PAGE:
This is not only a plea for the little guy, but also a warning for the future. Many companies led by Jewish founders started small: Home Depot, The hole, Costco (originally Price Club), The Limited, shopping center developers Simon Properties and Westfield Corp., Broadcom. They later became larger and many of them played key roles in the philanthropic life of their hometown and the Jewish community. With the decline of the economy, particularly with a long lockdown in key regions, the growth prospects of small businesses have diminished. Most face not a bright future, but what the Harvard Business Review calls “an existential threat.”
Today’s economy does not encourage risk-taking by foreigners. He prefers those who are already “insiders,” such as large, well-funded restaurant chains better equipped to adapt to online formats and future social distancing regimes. For most small businesses – the Panda Expresses of tomorrow, if you will – the future looks bleak. The National Restaurant Association estimates that more than 8 million restaurant workers have been laid off or furloughed since the coronavirus outbreak began in March. That represents more than two-thirds of the 12 million employees who worked in the nation’s food service establishments in February.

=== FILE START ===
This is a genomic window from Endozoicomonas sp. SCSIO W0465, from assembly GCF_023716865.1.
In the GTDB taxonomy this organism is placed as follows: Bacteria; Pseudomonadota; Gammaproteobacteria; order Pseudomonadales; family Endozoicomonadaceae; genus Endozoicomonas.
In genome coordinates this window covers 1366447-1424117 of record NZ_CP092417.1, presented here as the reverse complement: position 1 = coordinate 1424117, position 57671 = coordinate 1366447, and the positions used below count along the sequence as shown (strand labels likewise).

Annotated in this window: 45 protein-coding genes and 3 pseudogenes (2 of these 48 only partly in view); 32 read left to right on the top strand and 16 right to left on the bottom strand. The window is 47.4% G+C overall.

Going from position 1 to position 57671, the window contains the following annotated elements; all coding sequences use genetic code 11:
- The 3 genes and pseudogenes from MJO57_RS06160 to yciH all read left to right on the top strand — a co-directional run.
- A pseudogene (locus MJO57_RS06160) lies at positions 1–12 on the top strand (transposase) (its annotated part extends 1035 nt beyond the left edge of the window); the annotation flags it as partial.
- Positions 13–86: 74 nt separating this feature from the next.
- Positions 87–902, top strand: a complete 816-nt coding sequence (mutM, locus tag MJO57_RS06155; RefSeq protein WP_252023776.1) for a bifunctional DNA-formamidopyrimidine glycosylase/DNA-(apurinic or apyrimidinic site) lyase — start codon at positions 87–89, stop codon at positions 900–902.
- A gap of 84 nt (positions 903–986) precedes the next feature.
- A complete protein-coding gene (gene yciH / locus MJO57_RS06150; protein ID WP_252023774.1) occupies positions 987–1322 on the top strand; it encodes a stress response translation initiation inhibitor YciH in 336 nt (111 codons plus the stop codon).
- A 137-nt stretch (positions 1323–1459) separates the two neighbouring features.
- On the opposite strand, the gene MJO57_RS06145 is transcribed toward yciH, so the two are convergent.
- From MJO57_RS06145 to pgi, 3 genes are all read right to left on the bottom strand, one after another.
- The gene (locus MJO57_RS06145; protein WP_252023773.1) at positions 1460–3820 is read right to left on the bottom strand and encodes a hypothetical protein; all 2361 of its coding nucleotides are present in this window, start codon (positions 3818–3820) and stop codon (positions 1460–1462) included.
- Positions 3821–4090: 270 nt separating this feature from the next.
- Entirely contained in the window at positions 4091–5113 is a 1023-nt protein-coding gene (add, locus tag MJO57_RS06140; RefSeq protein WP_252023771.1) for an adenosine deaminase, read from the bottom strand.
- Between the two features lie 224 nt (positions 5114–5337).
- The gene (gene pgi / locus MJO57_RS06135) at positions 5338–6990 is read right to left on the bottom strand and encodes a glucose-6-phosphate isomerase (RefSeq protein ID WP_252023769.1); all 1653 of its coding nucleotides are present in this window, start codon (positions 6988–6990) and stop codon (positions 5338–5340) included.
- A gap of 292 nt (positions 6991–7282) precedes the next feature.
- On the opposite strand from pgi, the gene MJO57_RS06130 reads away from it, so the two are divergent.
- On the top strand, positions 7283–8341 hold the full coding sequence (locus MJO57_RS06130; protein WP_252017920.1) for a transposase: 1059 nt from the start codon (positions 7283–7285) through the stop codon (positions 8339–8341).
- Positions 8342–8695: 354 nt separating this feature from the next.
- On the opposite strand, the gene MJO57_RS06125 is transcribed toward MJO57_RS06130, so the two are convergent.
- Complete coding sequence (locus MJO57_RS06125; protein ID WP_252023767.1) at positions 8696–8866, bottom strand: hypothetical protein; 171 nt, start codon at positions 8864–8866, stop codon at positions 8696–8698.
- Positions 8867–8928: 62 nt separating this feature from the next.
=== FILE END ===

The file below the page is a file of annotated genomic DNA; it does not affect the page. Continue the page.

Even more than the big chains, the long-term winners will be the big tech giants. Even before the pandemic, companies such as Microsoft, Facebook, Apple, Amazon, Google and Netflix had market power, either together or alone, that covers up to 80-90% of key markets like operating systems for mobile phones, computer programs, online services. purchasing and research.
The pandemic appears likely to strengthen their already growing grip on the stock market and the economy. Once seen as dominated by risk-taking entrepreneurs starting in a garage and backed by credit card debt, technology is now defined by corporate concentration, as one might imagine. A joke about Silicon Valley described as “feudalism with better marketing”.